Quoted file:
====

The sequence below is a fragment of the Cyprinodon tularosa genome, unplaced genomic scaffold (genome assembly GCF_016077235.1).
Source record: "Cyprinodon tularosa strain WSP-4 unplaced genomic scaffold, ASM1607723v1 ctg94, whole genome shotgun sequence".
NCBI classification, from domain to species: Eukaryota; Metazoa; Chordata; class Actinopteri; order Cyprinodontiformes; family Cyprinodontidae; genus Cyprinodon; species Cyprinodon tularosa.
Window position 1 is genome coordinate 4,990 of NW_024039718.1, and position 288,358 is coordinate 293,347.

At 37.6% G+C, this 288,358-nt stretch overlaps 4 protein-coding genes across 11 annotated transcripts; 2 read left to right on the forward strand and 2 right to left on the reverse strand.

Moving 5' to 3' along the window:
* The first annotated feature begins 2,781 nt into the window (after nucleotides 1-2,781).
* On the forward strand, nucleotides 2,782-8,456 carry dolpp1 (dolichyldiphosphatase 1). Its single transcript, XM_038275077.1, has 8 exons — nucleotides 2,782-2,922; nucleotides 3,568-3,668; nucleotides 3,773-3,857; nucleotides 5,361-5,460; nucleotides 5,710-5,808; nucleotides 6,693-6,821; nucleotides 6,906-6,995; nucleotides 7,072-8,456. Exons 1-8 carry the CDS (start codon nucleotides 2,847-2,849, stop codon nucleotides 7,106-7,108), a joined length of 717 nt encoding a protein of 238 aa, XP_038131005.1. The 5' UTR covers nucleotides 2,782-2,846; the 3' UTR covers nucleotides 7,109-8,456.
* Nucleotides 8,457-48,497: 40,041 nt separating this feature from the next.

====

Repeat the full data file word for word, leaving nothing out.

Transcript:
The sequence below is a fragment of the Cyprinodon tularosa genome, unplaced genomic scaffold (genome assembly GCF_016077235.1).
Source record: "Cyprinodon tularosa strain WSP-4 unplaced genomic scaffold, ASM1607723v1 ctg94, whole genome shotgun sequence".
NCBI classification, from domain to species: Eukaryota; Metazoa; Chordata; class Actinopteri; order Cyprinodontiformes; family Cyprinodontidae; genus Cyprinodon; species Cyprinodon tularosa.
Window position 1 is genome coordinate 4,990 of NW_024039718.1, and position 288,358 is coordinate 293,347.

At 37.6% G+C, this 288,358-nt stretch overlaps 4 protein-coding genes across 11 annotated transcripts; 2 read left to right on the forward strand and 2 right to left on the reverse strand.

Moving 5' to 3' along the window:
* The first annotated feature begins 2,781 nt into the window (after nucleotides 1-2,781).
* On the forward strand, nucleotides 2,782-8,456 carry dolpp1 (dolichyldiphosphatase 1). Its single transcript, XM_038275077.1, has 8 exons — nucleotides 2,782-2,922; nucleotides 3,568-3,668; nucleotides 3,773-3,857; nucleotides 5,361-5,460; nucleotides 5,710-5,808; nucleotides 6,693-6,821; nucleotides 6,906-6,995; nucleotides 7,072-8,456. Exons 1-8 carry the CDS (start codon nucleotides 2,847-2,849, stop codon nucleotides 7,106-7,108), a joined length of 717 nt encoding a protein of 238 aa, XP_038131005.1. The 5' UTR covers nucleotides 2,782-2,846; the 3' UTR covers nucleotides 7,109-8,456.
* Nucleotides 8,457-48,497: 40,041 nt separating this feature from the next.